I ask about how long because DSLR's sometimes limit the amount of video length, you can modify that with firmware though.
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William Schnake

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Re: Cameras for Mid-level concert recording
« Reply #2 on: January 17, 2018, 06:03:46 pm »

How long are your shows?

If all you're doing is recording video you wouldn't need to bring video/sdi to FOH.

Grab 3x gopro's for the stage and 3x DSLR's. Record straight to disc.

I ask about how long because DSLR's sometimes limit the amount of video length, you can modify that with firmware though.

Nathan, thanks for the response.  Most of this type of show will be between 75 and 100 minutes give or take.  Is there any particular gopro that would work better?  Also, I am guessing that I will need a way to start the cameras all at the same time.  I don't know that to be a fact.  Input?

Thanks
Bill
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Mark Cadwallader

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Re: Cameras for Mid-level concert recording
« Reply #3 on: January 17, 2018, 06:21:04 pm »

Maybe a DMX trigger?  There are little electro-mechanical devices that rotate an arm on command. I've seen them with Broadway road compamies as "quick fix" for something like a non-functioning projector shutter.
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William Schnake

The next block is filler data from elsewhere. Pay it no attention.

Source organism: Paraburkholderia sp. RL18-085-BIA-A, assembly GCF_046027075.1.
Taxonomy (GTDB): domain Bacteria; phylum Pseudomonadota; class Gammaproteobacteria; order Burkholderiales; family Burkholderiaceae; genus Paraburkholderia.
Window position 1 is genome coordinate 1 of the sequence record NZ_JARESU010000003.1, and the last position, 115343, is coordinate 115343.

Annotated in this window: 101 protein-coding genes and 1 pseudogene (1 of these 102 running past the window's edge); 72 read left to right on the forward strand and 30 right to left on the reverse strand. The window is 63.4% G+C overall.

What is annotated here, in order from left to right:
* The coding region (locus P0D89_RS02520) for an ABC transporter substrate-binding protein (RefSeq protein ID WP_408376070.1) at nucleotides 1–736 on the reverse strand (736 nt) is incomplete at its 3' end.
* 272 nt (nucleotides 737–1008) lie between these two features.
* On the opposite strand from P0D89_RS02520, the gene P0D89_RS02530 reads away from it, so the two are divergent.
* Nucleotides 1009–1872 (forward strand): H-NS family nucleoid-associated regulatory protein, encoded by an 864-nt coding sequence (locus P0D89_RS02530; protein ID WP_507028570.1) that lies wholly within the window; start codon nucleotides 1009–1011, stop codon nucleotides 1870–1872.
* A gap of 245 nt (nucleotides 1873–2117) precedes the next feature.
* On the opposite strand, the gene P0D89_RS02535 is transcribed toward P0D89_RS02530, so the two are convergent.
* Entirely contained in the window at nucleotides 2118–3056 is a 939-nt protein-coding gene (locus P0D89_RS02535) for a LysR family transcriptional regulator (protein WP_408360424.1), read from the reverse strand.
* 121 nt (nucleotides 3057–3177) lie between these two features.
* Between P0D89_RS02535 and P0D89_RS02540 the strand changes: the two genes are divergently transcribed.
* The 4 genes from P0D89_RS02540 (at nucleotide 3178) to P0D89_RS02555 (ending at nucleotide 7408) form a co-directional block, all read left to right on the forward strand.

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Re: Cameras for Mid-level concert recording
« Reply #4 on: January 17, 2018, 06:55:21 pm »

Maybe a DMX trigger?  There are little electro-mechanical devices that rotate an arm on command. I've seen them with Broadway road compamies as "quick fix" for something like a non-functioning projector shutter.
Thanks Mark.  We will see what we can figure out.

Bill
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Philip Roberts

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Re: Cameras for Mid-level concert recording
« Reply #5 on: January 17, 2018, 09:38:40 pm »

You can use various programs to automatically  line up the various video files based on their audio. I know its built into premier, not sure about FCP. Plural Eyes is a third part option.
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William Schnake

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Re: Cameras for Mid-level concert recording
« Reply #6 on: January 17, 2018, 09:54:30 pm »